The “smile” of the Sun, photographed by the Solar Dynamics Observatory ©Twitter screenshot
In the field of astronomy, some news is less encouraging, such as this new near-Earth cruiser”potentially dangerous“just discovered, and others are rather funny. Evidenced by this image of the Sun made public by NASA last Thursday. We see our star there… with a big “smile”. No, this is not a Halloween joke but a true photo taken by the Observatory of Solar Dynamics, a program specializing in the study of this star. Explanation of this phenomenon, to say the least unusual.
Coronal holes and pareidolia
In its publication, Nasa gives more details about what is behind this image: “Observed under ultraviolet light, these dark spots on the Sun are known as coronal holes and are regions where solar material is thrown into space.“. In concrete terms, these dark zones are the starting point for the solar winds which, when crossing our planet, cause the auroras and even magnetic disturbances. Since these coronal holes have lost material, they are temporarily less hot and dense, d ‘where the difference compared to the rest of the surface of the Sun.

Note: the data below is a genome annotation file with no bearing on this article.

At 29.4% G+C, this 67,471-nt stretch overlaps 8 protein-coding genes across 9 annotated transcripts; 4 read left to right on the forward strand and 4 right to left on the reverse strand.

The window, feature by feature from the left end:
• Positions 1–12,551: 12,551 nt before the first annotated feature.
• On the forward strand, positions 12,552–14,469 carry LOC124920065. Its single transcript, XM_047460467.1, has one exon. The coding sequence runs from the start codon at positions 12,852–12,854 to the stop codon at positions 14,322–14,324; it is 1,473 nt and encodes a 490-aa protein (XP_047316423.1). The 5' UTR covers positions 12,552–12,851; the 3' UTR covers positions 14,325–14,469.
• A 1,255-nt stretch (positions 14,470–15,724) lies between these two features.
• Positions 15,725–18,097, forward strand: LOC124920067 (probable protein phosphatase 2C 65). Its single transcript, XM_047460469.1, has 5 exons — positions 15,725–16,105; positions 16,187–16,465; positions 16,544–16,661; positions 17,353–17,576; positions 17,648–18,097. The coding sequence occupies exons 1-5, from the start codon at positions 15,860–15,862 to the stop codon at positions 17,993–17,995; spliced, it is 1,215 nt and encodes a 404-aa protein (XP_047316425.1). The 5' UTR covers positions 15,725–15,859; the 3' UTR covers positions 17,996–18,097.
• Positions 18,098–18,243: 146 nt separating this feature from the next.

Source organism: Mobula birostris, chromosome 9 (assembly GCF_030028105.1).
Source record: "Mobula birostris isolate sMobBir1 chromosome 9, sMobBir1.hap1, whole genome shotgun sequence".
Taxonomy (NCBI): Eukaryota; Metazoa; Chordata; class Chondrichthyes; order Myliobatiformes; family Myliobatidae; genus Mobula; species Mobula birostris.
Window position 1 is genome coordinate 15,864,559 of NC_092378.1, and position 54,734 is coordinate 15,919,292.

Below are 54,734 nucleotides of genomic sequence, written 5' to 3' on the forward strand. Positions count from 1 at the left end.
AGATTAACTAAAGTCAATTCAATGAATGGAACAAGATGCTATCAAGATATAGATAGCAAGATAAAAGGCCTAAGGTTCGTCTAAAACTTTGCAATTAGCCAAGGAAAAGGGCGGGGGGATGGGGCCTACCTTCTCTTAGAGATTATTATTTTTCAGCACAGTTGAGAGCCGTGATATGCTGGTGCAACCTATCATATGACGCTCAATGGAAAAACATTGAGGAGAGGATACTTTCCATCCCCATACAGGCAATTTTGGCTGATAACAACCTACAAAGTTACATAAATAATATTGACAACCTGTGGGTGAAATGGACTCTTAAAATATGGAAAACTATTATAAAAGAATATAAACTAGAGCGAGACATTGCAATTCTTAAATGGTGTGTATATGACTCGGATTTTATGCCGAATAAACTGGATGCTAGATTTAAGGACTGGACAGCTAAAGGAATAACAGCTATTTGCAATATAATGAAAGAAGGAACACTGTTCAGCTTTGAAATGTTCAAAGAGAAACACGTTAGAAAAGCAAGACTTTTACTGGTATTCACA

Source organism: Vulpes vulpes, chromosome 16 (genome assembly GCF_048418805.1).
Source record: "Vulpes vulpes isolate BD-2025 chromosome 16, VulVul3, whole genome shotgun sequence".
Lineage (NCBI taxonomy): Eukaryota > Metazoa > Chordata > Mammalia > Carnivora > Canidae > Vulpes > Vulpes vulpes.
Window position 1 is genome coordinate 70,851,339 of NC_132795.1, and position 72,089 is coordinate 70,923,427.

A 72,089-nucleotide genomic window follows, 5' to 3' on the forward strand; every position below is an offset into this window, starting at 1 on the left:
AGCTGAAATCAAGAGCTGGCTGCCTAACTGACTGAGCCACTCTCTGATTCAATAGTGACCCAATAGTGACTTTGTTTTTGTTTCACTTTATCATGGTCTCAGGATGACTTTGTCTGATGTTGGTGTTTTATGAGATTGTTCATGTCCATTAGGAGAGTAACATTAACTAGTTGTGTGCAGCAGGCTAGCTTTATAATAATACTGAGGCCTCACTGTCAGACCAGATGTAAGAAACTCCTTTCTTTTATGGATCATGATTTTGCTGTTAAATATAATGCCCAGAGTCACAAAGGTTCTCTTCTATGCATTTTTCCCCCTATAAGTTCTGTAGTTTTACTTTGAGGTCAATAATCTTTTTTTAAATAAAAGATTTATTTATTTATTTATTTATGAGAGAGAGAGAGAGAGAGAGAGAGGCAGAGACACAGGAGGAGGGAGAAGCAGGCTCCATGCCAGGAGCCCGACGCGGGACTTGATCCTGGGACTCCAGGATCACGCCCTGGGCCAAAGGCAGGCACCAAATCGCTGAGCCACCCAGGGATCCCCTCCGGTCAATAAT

Say cheese! 📸
Today, NASA’s Solar Dynamics Observatory caught the Sun “smiling.” Seen in ultraviolet light, these dark patches on the Sun are known as coronal holes and are regions where fast solar wind gushes out into space. pic.twitter.com/hVRXaN7Z31
— NASA Sun, Space & Scream 🎃 (@NASASun) October 26, 2022
That is for the purely physical explanation. But obviously, it is we who “invent” this smile of our star. This effect is well known in psychology and even has a name: pareidolia. It is the latter that makes us see familiar shapes in clouds, or in everyday objects. We can also cite the case of several religious relics (with the face of Jesus or the Virgin Mary for example).
— ethan’s midnights 🕰️ (@ethanisaac01) October 27, 2022
A 2014 study investigated pareidolia by exposing people to letters following each other at very high speeds (about 40 and 70 milliseconds of exposure each). It turned out that certain successions were perceived as forming words, with a particularly high frequency when the latter had a moral meaning (such as “sin”, “virtue”, etc.), the other possibilities being less easily identified (example : “virtual”, “useful”). This phenomenon, known as the “moral pop-out effect” or “moral spring”, tends to show “that a message with a moral meaning facilitates visual awareness of an element despite the ambiguity of the context“, specifies the ULB which relays the study. “It seems that morality does indeed shape our vision by facilitating perceptual awareness of certain stimuli despite their ambiguity. This phenomenon responds to a need that would be linked to our desire for a fairer world but also brings a certain form of hope in times of doubt and suffering.“.